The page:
THE Committee for Melbourne this month launched volume one of 'Melbourne Beyond 5 Million', the first in a series of four volumes that define the outcome of the Committee's 2010 Shaping Melbourne Taskforce.
The report says that it is inevitable that Melbourne will continue to grow and "will certainly reach more than five million" and the report seeks to address the challenges of growth. This first volume in the Shaping Melbourne Series examines the governance of Melbourne and proposes a vision for the future, while the subsequent three volumes will be released over the next few months, covering Density, Infrastructure and Community, Connectivity and Economy.
The report cites what it believes are the current deficiencies of Melbourne's present governance arrangements. These include: a cycle dictated by political terms; policy makers separated from implementation; lack of strong integration between transport and land use planning; local interests prevailing over metropolitan interests; planning and development assessment that is too focused on economic considerations at the expense of social and environmental factors; and lack of community engagement opportunities.
In response to such problems, the report proposes "a new governance structure to coordinate and integrate land use planning, infrastructure, economic and community development in a manner that promotes key objectives (sustainability, liveability and economic vitality) for our city and its relationship with the Victorian regions over the long term" (Committee for Melbourne 2010: 9).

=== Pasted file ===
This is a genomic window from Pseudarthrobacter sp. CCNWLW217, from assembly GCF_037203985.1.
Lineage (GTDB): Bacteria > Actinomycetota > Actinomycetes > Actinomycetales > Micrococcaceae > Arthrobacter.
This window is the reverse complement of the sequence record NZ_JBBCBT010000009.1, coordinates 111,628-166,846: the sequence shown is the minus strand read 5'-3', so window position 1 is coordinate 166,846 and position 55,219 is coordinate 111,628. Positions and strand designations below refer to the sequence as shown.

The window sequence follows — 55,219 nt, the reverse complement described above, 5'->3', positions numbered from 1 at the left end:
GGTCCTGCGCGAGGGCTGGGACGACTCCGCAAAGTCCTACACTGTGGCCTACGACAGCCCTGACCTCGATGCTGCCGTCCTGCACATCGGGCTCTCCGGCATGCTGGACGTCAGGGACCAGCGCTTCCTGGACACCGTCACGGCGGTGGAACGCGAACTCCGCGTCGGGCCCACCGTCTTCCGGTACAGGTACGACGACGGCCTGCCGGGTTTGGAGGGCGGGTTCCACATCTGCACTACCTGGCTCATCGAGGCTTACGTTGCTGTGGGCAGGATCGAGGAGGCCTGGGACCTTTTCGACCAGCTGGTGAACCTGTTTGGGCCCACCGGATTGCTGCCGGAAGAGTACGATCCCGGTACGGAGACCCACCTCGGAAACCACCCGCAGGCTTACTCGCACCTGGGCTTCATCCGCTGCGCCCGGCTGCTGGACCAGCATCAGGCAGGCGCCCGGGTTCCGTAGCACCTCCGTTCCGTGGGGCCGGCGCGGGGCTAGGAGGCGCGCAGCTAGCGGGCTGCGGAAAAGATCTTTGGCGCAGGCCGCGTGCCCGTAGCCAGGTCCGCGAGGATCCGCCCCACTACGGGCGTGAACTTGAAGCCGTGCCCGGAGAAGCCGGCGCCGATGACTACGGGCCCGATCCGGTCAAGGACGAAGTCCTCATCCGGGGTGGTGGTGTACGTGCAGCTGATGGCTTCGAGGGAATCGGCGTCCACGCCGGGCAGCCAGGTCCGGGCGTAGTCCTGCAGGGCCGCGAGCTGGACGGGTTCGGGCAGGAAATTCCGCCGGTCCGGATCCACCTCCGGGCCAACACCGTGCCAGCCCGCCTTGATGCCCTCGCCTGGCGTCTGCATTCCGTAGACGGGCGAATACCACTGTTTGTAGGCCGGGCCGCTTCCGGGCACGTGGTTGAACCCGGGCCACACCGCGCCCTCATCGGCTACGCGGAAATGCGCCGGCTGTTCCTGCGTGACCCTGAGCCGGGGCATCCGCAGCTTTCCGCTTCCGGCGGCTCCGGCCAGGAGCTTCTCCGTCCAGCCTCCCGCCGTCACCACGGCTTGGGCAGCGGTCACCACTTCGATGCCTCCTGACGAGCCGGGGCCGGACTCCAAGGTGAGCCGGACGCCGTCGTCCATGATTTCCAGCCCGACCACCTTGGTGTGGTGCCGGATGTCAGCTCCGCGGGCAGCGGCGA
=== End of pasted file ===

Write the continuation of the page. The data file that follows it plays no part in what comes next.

As part of the new governance structure, the report aims for a long-term strategic plan with ongoing revision and continual monitoring and review. It promotes the integration of planning, infrastructure, economic and community development policies and coordination and alignment between policy and strategic decision-making at the different levels of government.
The vision for Melbourne comprises many aspects including Reputation, Community and People, Accessibility, Infrastructure and Technology and Economics and Exchange. The main visions being: "When Melbourne grows beyond five million people, it will remain a highly liveable city for all of us. Our city will comprise well-connected communities, where diversity is celebrated and facilitated, where cultural excellence, economic prosperity and ecological sustainability are harnessed through creativity, innovation and technology" (Committee for Melbourne 2010: 13).
Reference: Committee for Melbourne 2010, 'Melbourne Beyond 5 Million: Getting better as we get bigger', Volume One: Governance and the Melbourne proposition, June 2010, from <http://www.melbourne.org.au/>, accessed 5 June 2010.